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ROY DOWNES A CAPOEIRA WAY OF LIFE

ROY DOWNES A CAPOEIRA WAY OF LIFE by Katrina Welch Fourteen years ago when Roy Downes made the decision to pursue capoeira, the computer specialist had no idea that this martial art would change the entire trajectory of his life, and improve his general good health, to boot. Capoeira is a Brazilian martial art form which combines acrobatics, dancing and music. Speaking to

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ROY DOWNES A CAPOEIRA WAY OF LIFE
IWENT FROM BEING INFLEXIBLE TOSUPER FLEXIBLE

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Katrina Welch

Fourteen years ago when Roy Downes made the decision to pursue capoeira, the computer specialist had no idea that this martial art would change the entire trajectory of his life, and improve his general good health, to boot. Capoeira is a Brazilian martial art form which combines acrobatics, dancing and music.

Speaking to what inspired him to learn this art form at the age of 21, he said, “At that time I was working at the Plantation Garden Theatre as the IT/ lighting technician. I used to watch the dancers and the acrobats perform on stage, and it was something that piqued my interest.”

Roy eventually discovered a newspaper ad for a martial arts academy offering capoeira. “For most of my life I was overweight. I joined the academy doing two classes a week and the weight just started to fall off. Then, I started doing marathons, 5Ks and fun walks. My diet changed and I cut my sugar intake in half,” he explained, adding he used to be 270 lbs which he described as not muscle, but fat.

For four tears he trained in the discipline and after a month long trip to Canada he knew he had to leave Barbados to improve his capoeira skills. In 2013 he joined a group called Capoeira Malês, to which he still belongs today.

“In 2015 I approached my capoeira master about opening up a branch of his school in Barbados because there was none at the time. Even though I did not have an instructor’s belt, he allowed me to teach due to my approach and eagerness. I opened the school that same year,” he said.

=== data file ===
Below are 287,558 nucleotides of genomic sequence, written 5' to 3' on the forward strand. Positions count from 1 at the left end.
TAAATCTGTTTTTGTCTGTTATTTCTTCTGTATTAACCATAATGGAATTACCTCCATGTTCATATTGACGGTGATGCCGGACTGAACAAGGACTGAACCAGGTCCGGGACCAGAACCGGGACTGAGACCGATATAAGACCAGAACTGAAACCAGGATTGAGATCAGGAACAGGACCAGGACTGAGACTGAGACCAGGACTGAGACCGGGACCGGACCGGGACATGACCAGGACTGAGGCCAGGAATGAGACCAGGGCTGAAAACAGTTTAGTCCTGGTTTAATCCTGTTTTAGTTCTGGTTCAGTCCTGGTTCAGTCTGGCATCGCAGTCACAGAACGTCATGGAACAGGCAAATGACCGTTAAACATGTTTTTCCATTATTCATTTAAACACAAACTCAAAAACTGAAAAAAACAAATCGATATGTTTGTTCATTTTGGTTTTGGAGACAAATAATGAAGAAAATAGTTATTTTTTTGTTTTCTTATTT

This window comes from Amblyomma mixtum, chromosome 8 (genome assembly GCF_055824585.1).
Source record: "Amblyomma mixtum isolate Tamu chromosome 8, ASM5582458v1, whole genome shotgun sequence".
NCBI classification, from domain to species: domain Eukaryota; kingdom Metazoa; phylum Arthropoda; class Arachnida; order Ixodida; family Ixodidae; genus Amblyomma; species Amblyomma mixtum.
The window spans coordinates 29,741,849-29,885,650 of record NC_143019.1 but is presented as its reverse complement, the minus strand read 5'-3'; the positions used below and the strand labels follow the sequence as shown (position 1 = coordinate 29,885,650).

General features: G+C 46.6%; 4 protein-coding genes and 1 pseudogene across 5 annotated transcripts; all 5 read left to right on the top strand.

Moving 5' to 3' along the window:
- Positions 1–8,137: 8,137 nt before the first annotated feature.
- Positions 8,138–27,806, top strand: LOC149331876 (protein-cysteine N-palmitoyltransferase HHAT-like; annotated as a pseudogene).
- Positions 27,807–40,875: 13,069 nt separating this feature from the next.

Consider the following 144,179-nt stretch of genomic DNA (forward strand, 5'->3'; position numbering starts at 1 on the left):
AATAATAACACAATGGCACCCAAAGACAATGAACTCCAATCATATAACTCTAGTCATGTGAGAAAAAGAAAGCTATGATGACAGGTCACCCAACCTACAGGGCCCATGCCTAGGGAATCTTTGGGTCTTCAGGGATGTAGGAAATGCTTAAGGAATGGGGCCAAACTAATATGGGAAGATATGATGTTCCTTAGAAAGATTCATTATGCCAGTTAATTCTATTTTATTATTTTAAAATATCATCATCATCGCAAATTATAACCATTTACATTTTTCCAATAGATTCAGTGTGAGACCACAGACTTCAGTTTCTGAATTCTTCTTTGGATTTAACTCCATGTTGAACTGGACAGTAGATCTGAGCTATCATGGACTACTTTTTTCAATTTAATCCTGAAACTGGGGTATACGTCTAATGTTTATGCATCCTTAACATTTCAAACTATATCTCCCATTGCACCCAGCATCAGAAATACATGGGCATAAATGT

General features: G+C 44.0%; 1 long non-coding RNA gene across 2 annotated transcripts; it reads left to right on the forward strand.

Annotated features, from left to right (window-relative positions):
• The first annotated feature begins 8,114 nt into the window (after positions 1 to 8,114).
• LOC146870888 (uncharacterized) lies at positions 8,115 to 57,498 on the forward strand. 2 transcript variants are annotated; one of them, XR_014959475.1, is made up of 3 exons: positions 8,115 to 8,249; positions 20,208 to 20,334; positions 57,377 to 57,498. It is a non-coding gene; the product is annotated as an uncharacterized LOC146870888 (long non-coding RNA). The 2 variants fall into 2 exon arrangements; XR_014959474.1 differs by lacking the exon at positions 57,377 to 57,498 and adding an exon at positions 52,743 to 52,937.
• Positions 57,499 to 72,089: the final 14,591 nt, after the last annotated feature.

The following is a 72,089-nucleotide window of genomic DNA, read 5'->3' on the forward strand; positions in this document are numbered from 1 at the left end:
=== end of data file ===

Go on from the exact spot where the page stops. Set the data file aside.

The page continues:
Initially the response to his venture was slow, because while some people were not aware that capoeira was being taught in Barbados, many others were not aware of what capoeira was; or many who had seen it being performed could not identify it for what it was. To counteract this, Roy would use social media and word of mouth to promote the school and he would also train his students in public outdoor spaces in Bridgetown to pique interest.

“I had to earn my way in the capoeira community. Between 2016 and 2019 I was able to take students to Canada each year and they did well. However, COVID-19 has put a damper on that,” he said. “I performed for the 375th anniversary of parliament and I performed with my student group at various health fairs, band launches and even Agrofest.”

In the decade and a half that he has practised this martial art, the father of one has enhanced his life in many ways. He said, “I went from being inflexible to super flexible. My cardiovascular endurance improved as well as my muscle tone, muscle mass and muscular endurance; I felt like a superman, literally. It gave me more confidence and my focus, in terms of my life and career goals, improved.”

Capoeira is not the only discipline which Roy learnt in his 20s; the martial art encouraged him to pursue gymnastics which he also teaches today. “In my first year of starting capoeira I realised that if I wanted to get better at all aspects of capoeira I would have to learn gymnastics or at least attend acrobatics classes. So I chose gymnastics and while I was in Canada I trained at a gymnastics school where a coaching opportunity arose,” Roy explained.

Back home in Barbados he provided coaching at a local gym for a few years before opening his own gymnastics school in 2015 when a friend from secondary school friend gave him the chance to train her children, who still train with him to this day. “Social media and word of mouth expanded my classes. Adult classes came about in 2017 when I collaborated with another coach to rent a space and host classes twice a week,” he said.

Through his gymnastics school, he has been able to provide training to children with special needs, particularly those on the autism spectrum. He explained, “Gymnastics improves motor function skills, cognitive abilities, hand-eye coordination and even social skills. In children, it reduces childhood obesity and non-communicable diseases while building body awareness, strength, speed, balance, self-confidence, self-esteem and most importantly discipline.”

Many of these physical and mental benefits are also realised by adults who take up gymnastics but in his experience adults commonly attend the school to socialise and find a new hobby, achieve lifelong goals, change their overall health, rehabilitate injuries and strengthen their bodies.

“My students have competed in bodybuilding competitions in the aerobics category and won. I have also had students compete in the very first bodybuilding and wheel chair event. In 2020, we were supposed to have another competition but COVID-19 impacted that,” he said.

To ensure he was well qualified in the discipline and as a coach, Roy completed the National Coaching Certification Programme (NCCP), Gymnastics Fundamentals in Canada. Additionally, through the Barbados Olympic Association he completed NCCP Multi-Sport Levels 1, 2 and 3. In Jamaica, he completed the FIG Level 1 in Women’s Artistic Gymnastics, to become certified by the international gymnastics governing body.

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